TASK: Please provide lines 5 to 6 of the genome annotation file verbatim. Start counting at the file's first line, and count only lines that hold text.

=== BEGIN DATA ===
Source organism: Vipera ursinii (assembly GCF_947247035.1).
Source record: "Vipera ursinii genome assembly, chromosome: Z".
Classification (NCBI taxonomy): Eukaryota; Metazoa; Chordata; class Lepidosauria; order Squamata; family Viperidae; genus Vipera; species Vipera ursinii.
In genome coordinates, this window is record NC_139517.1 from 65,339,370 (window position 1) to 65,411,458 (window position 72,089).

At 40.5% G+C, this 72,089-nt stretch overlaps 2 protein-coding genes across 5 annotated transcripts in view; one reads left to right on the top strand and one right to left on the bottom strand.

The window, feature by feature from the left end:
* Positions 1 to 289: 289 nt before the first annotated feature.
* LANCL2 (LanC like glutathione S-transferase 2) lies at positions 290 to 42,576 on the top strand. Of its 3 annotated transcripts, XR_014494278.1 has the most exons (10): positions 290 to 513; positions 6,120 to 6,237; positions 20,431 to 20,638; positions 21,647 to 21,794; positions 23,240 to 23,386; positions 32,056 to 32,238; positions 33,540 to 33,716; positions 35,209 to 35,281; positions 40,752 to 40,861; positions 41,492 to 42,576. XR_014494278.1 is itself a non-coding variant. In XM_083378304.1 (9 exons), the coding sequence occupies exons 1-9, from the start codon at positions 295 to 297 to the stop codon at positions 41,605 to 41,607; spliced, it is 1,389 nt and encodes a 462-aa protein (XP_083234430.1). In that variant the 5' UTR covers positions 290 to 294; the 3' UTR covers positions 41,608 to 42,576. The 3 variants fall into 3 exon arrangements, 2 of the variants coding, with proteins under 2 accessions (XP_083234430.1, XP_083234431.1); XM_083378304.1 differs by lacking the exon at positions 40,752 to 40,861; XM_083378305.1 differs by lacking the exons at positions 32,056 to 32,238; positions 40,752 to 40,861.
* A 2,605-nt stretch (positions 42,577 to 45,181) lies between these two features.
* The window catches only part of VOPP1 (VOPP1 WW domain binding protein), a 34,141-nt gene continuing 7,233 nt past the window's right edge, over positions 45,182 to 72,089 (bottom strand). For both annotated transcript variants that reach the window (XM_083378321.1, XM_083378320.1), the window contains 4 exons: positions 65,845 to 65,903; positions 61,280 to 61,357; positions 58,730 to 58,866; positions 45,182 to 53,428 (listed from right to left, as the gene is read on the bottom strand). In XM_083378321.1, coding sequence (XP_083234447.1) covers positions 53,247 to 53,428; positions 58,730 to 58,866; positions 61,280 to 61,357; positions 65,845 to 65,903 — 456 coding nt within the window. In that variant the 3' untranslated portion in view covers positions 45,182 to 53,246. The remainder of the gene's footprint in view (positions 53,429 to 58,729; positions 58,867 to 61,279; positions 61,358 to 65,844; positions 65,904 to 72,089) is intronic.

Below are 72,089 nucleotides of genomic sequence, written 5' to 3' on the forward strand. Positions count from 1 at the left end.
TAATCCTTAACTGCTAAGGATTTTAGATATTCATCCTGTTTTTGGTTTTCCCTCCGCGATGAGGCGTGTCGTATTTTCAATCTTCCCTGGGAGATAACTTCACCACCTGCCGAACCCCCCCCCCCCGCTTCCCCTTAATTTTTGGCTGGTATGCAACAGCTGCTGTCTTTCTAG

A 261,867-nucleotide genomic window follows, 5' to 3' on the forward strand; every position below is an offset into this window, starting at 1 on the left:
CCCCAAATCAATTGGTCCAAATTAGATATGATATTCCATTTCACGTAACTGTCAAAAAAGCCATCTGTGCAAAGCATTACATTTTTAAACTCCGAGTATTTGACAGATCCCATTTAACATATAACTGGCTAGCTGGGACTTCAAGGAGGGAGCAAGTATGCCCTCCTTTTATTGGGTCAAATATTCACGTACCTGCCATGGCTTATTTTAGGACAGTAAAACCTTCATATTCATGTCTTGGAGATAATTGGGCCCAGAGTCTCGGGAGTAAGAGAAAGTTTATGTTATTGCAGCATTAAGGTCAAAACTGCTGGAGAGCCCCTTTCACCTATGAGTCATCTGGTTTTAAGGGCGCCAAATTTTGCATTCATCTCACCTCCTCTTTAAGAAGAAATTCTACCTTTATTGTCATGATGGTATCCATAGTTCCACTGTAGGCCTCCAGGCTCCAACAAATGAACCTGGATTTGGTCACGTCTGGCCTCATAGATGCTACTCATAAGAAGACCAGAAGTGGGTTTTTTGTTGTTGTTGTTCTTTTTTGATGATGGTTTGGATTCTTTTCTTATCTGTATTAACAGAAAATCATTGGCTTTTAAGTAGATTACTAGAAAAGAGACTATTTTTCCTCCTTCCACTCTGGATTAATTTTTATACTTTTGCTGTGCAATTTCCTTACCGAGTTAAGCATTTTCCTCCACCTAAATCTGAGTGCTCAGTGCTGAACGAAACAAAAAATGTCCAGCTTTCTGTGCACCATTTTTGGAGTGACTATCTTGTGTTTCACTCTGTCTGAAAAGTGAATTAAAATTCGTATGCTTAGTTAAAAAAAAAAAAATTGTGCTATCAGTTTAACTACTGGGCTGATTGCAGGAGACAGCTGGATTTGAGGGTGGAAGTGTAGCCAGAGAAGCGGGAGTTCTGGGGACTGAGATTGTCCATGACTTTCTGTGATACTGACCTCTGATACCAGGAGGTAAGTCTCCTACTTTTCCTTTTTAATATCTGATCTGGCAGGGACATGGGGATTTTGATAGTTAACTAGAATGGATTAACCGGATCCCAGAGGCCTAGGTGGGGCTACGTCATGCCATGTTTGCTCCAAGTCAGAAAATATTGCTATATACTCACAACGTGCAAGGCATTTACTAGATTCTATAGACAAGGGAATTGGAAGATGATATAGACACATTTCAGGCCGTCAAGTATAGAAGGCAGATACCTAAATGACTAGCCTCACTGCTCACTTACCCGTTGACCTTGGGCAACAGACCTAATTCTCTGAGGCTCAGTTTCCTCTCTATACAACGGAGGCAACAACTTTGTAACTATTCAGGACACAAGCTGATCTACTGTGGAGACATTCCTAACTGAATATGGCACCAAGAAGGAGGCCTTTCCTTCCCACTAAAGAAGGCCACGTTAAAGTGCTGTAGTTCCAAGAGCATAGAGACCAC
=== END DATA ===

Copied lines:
At 40.5% G+C, this 72,089-nt stretch overlaps 2 protein-coding genes across 5 annotated transcripts in view; one reads left to right on the top strand and one right to left on the bottom strand.

The window, feature by feature from the left end: